Iran’s Foreign Ministry Spokesman Ramin Mehmanparast says the Islamic Republic will not allow the UN special Rapporteur on human rights to enter the country.
“Appointing a UN special Rapporteur on human rights for Iran is a political and illegal move, and the Islamic Republic will not allow the envoy to enter the country under any circumstances,” Mehmanparast said on Thursday.
In a move spearheaded by the US, in June the UN Human Rights Council named former Maldivian Foreign Minister Ahmed Shaheed as its human rights investigator on Iran.
“Unfortunately the human rights issue is the political tool of certain Western countries which have serious problems with regards to human rights and are accused of many cases of violating human rights,” Mehmanparast added.
The Iranian official added that appointing the UN special Rapporteur on human rights for Iran aims at mounting political pressure on Tehran.
Tehran blames Western governments, the US administration in particular, for violating international laws, disregard for the basic rights of their citizens and support for violation of human rights across the globe.
When the Truman administration dropped the atomic bomb on Japan in 1945, they not only initiated a Cold War struggle against the Soviet Union, they also began a struggle over the meaning of the atom bomb inside the United States.
It began slowly. Criticism of the bomb was at first strongly repressed by McCarthyism and other militaristic histrionics, but by the late 1950s hard questions about nuclear weapons were publicly being raised. By the late 1960s doubts and criticisms went mainstream. Disillusioned Americans wondered, had it been necessary to reduce two Japanese cities to dust, killing hundreds of thousands in mere seconds? Was it necessary to sacrifice vast zones of the American West to uranium mining, nuclear dumps, testing grounds, and weapons silos? Had the government acted in hasty ignorance, or in knowing neglect when it allowed miners and downwinders and soldiers to be poisoned with radioactive dust? Was there really a “missile gap”? Did atomic scientists actually purposefully expose their own children to radiation? Would it be possible to survive nuclear war, as the experts told us? What did the creators of the atom bomb really think about their “achievement”? What opportunity costs was our multi-trillion dollar investment in nukes imposing upon us as a country?
These and other questions about the nation’s commitment to nuclear weapons were intensely debated as the Vietnam war rose to a fever pitch. New evidence continually surfaced revealing that the federal government had often acted with malice and intentional deception throughout the Manhattan Project, through the 1950s, and beyond. Historians began to document the realities of the nuclear age, including willful poisonings, and experimental defilement of the people and ecosystems of North America, especially Nevada’s Great Basin, and also the South Pacific’s Marshall Islands, and other testing and nuclear dumping grounds where generations would suffer on lands poisoned for thousands of years.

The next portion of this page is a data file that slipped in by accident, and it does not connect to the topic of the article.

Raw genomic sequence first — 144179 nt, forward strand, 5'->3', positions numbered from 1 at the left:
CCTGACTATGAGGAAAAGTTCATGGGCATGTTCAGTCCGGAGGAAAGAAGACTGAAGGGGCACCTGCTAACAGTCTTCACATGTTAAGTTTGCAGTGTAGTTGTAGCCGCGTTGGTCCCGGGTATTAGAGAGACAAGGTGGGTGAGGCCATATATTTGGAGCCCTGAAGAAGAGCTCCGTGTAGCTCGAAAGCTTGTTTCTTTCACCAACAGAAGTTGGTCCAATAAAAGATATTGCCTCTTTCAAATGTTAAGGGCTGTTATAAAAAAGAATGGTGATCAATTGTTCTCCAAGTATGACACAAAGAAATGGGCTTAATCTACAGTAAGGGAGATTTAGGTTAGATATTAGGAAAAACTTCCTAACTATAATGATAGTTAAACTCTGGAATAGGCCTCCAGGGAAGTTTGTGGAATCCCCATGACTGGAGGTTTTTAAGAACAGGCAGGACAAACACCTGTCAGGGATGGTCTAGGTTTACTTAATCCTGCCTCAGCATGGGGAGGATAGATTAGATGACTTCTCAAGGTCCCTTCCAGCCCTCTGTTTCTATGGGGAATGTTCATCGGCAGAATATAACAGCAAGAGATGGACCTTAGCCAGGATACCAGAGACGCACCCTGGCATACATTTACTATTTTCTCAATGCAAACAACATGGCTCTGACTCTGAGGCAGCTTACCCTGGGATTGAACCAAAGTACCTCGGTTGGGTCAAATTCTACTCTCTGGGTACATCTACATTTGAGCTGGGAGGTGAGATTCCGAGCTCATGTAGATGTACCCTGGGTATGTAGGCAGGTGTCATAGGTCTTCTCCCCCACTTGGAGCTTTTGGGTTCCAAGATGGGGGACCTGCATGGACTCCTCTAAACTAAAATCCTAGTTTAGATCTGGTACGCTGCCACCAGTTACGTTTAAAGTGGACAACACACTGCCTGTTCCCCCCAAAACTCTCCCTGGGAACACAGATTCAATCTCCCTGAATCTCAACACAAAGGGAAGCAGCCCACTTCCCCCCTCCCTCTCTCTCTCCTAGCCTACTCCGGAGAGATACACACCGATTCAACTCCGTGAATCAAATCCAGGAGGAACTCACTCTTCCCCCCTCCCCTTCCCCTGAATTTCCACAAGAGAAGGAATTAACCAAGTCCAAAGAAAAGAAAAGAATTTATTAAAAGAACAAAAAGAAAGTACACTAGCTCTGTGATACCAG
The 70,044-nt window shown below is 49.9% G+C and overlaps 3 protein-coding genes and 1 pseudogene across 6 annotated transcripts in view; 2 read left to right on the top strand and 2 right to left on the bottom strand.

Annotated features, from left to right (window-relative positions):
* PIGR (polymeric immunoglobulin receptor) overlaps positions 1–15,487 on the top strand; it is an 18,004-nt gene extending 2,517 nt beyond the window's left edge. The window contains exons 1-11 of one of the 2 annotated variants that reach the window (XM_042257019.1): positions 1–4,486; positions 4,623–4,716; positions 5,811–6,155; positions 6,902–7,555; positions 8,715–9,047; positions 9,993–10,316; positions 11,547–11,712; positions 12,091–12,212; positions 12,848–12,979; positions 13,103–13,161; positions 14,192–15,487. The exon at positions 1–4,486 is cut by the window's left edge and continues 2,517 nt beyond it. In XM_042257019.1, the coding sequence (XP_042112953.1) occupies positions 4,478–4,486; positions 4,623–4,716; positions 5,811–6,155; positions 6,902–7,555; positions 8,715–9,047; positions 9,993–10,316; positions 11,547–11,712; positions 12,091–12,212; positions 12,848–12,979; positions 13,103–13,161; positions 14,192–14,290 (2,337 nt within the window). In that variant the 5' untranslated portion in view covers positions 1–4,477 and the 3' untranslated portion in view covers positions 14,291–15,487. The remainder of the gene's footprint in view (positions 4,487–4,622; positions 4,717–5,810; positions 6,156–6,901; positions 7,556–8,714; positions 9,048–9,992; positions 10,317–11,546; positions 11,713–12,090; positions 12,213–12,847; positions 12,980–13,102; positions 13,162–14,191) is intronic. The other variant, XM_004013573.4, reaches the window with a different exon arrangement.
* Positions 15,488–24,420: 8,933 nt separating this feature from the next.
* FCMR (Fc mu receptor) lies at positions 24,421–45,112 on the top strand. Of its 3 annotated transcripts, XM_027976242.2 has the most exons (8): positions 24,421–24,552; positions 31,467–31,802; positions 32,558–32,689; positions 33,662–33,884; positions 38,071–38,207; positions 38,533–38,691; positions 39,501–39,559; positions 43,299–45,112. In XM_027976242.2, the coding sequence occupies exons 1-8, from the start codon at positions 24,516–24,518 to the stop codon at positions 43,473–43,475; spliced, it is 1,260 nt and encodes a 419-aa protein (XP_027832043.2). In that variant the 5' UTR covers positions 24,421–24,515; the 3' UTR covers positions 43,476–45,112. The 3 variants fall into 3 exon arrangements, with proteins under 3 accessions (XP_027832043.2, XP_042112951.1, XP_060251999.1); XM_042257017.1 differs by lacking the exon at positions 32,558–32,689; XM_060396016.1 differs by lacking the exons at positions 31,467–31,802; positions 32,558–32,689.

Quickly much of the logic that had justified the dropping of the atomic bomb on Hiroshima and Nagasaki came apart, and newer, more informed histories were drafted, showing cynical US leaders bent on punishing Japan and thwarting Soviet occupation of that island, not quickly ending the war and saving US and Japanese life. Gar Alperovitz’s “The Decision to Use the Atomic Bomb” presented the bones of this argument. Tsuyoshi Hasegawa’s “Racing the Enemy” concluded the argument in extensively researched detail.
In other exposés of journalism and archival research the nuclear labs and testing grounds of America were exposed not as monuments to great achievements of science and national will, but rather as institutions of hubris and death, occupying stolen Indian lands, and dreaming up ever more deadly doomsday machines in the forms of thermonuclear weapons, MIRVed missiles, neutron bombs, and the Strategic Defense Initiative. The willingness of US leaders to threaten the use of nuclear weapons again and again against non-nuclear states was revealed, particularly after Vietnam.
The nation’s nuclear weapons program lost its early luster then as many Americans came to fully grasp the toxic legacy, and understand the antidemocratic tendencies inexorably tied to the bomb and the institutions that created it. The 1980s brought this awareness to a peak as public perceptions of the bomb and its creators congealed around condemnation and a desire to abolish nuclear weapons.